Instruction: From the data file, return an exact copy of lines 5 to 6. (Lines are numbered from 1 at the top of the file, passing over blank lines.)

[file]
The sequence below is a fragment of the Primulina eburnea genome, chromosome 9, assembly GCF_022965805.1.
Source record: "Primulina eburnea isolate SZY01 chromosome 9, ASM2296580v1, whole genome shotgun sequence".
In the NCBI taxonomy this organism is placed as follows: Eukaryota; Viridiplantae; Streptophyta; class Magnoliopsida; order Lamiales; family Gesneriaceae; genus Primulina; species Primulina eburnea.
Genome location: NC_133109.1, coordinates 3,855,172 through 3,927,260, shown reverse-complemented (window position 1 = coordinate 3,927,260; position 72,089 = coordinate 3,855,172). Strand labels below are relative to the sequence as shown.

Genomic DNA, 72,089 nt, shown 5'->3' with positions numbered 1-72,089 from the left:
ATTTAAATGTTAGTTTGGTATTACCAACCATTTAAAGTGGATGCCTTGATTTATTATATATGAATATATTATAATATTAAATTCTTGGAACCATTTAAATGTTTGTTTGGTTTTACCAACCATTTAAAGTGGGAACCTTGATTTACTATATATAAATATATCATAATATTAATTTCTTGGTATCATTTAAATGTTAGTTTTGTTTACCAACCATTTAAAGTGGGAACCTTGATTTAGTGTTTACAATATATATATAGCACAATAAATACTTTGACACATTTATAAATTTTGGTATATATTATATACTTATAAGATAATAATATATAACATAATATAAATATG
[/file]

Genomic DNA, 72,089 nt, shown 5'->3' with positions numbered 1-72,089 from the left:
ATTTAAATGTTAGTTTGGTATTACCAACCATTTAAAGTGGATGCCTTGATTTATTATATATGAATATATTATAATATTAAATTCTTGGAACCATTTAAATGTTTGTTTGGTTTTACCAACCATTTAAAGTGGGAACCTTGATTTACTATATATAAATATATCATAATATTAATTTCTTGGTATCATTTAAATGTTAGTTTTGTTTACCAACCATTTAAAGTGGGAACCTTGATTTAGTGTTTACAATATATATATAGCACAATAAATACTTTGACACATTTATAAATTTTGGTATATATTATATACTTATAAGATAATAATATATAACATAATATAAATATG